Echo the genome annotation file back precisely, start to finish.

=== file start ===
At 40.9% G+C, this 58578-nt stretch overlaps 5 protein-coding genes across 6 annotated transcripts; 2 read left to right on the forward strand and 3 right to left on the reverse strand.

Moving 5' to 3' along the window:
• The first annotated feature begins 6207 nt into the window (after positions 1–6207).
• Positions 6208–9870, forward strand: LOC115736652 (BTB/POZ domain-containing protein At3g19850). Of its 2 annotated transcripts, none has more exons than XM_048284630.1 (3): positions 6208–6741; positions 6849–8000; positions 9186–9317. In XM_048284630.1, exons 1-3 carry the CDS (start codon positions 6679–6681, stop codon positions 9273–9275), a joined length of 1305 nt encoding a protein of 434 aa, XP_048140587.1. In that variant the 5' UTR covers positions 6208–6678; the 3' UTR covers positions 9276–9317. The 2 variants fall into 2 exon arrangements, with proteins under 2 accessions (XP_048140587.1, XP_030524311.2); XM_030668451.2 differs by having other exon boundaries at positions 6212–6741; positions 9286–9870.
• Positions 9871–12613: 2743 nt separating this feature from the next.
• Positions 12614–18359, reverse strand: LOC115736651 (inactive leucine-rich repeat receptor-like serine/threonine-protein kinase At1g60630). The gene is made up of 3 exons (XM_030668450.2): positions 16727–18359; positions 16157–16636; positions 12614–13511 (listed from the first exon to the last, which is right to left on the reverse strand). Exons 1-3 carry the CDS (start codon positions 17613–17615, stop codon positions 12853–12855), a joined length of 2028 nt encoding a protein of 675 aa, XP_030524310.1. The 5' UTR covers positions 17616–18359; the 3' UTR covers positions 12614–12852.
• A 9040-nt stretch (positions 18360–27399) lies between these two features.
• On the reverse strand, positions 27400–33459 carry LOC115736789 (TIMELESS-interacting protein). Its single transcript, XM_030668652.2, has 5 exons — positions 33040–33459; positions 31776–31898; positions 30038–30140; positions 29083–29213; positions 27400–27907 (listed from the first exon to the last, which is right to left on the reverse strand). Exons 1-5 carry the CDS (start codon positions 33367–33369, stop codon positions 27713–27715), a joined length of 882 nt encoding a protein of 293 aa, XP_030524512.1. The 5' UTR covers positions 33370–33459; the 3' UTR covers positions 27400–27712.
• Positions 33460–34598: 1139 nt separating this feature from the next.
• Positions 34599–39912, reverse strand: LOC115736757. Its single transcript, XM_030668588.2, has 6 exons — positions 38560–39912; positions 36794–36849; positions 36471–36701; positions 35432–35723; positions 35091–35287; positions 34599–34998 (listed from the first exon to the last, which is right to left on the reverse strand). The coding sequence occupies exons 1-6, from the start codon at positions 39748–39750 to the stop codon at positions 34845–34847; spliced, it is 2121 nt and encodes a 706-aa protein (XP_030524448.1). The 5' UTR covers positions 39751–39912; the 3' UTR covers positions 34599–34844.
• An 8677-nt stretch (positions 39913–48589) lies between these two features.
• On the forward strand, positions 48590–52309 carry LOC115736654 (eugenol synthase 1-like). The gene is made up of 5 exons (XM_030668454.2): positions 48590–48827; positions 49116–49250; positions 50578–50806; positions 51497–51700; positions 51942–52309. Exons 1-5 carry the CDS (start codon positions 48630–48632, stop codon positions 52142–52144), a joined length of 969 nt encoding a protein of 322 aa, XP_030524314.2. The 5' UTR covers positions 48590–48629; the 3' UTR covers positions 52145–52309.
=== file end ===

At 40.9% G+C, this 58578-nt stretch overlaps 5 protein-coding genes across 6 annotated transcripts; 2 read left to right on the forward strand and 3 right to left on the reverse strand.

Moving 5' to 3' along the window:
• The first annotated feature begins 6207 nt into the window (after positions 1–6207).
• Positions 6208–9870, forward strand: LOC115736652 (BTB/POZ domain-containing protein At3g19850). Of its 2 annotated transcripts, none has more exons than XM_048284630.1 (3): positions 6208–6741; positions 6849–8000; positions 9186–9317. In XM_048284630.1, exons 1-3 carry the CDS (start codon positions 6679–6681, stop codon positions 9273–9275), a joined length of 1305 nt encoding a protein of 434 aa, XP_048140587.1. In that variant the 5' UTR covers positions 6208–6678; the 3' UTR covers positions 9276–9317. The 2 variants fall into 2 exon arrangements, with proteins under 2 accessions (XP_048140587.1, XP_030524311.2); XM_030668451.2 differs by having other exon boundaries at positions 6212–6741; positions 9286–9870.
• Positions 9871–12613: 2743 nt separating this feature from the next.
• Positions 12614–18359, reverse strand: LOC115736651 (inactive leucine-rich repeat receptor-like serine/threonine-protein kinase At1g60630). The gene is made up of 3 exons (XM_030668450.2): positions 16727–18359; positions 16157–16636; positions 12614–13511 (listed from the first exon to the last, which is right to left on the reverse strand). Exons 1-3 carry the CDS (start codon positions 17613–17615, stop codon positions 12853–12855), a joined length of 2028 nt encoding a protein of 675 aa, XP_030524310.1. The 5' UTR covers positions 17616–18359; the 3' UTR covers positions 12614–12852.
• A 9040-nt stretch (positions 18360–27399) lies between these two features.
• On the reverse strand, positions 27400–33459 carry LOC115736789 (TIMELESS-interacting protein). Its single transcript, XM_030668652.2, has 5 exons — positions 33040–33459; positions 31776–31898; positions 30038–30140; positions 29083–29213; positions 27400–27907 (listed from the first exon to the last, which is right to left on the reverse strand). Exons 1-5 carry the CDS (start codon positions 33367–33369, stop codon positions 27713–27715), a joined length of 882 nt encoding a protein of 293 aa, XP_030524512.1. The 5' UTR covers positions 33370–33459; the 3' UTR covers positions 27400–27712.
• Positions 33460–34598: 1139 nt separating this feature from the next.
• Positions 34599–39912, reverse strand: LOC115736757. Its single transcript, XM_030668588.2, has 6 exons — positions 38560–39912; positions 36794–36849; positions 36471–36701; positions 35432–35723; positions 35091–35287; positions 34599–34998 (listed from the first exon to the last, which is right to left on the reverse strand). The coding sequence occupies exons 1-6, from the start codon at positions 39748–39750 to the stop codon at positions 34845–34847; spliced, it is 2121 nt and encodes a 706-aa protein (XP_030524448.1). The 5' UTR covers positions 39751–39912; the 3' UTR covers positions 34599–34844.
• An 8677-nt stretch (positions 39913–48589) lies between these two features.
• On the forward strand, positions 48590–52309 carry LOC115736654 (eugenol synthase 1-like). The gene is made up of 5 exons (XM_030668454.2): positions 48590–48827; positions 49116–49250; positions 50578–50806; positions 51497–51700; positions 51942–52309. Exons 1-5 carry the CDS (start codon positions 48630–48632, stop codon positions 52142–52144), a joined length of 969 nt encoding a protein of 322 aa, XP_030524314.2. The 5' UTR covers positions 48590–48629; the 3' UTR covers positions 52145–52309.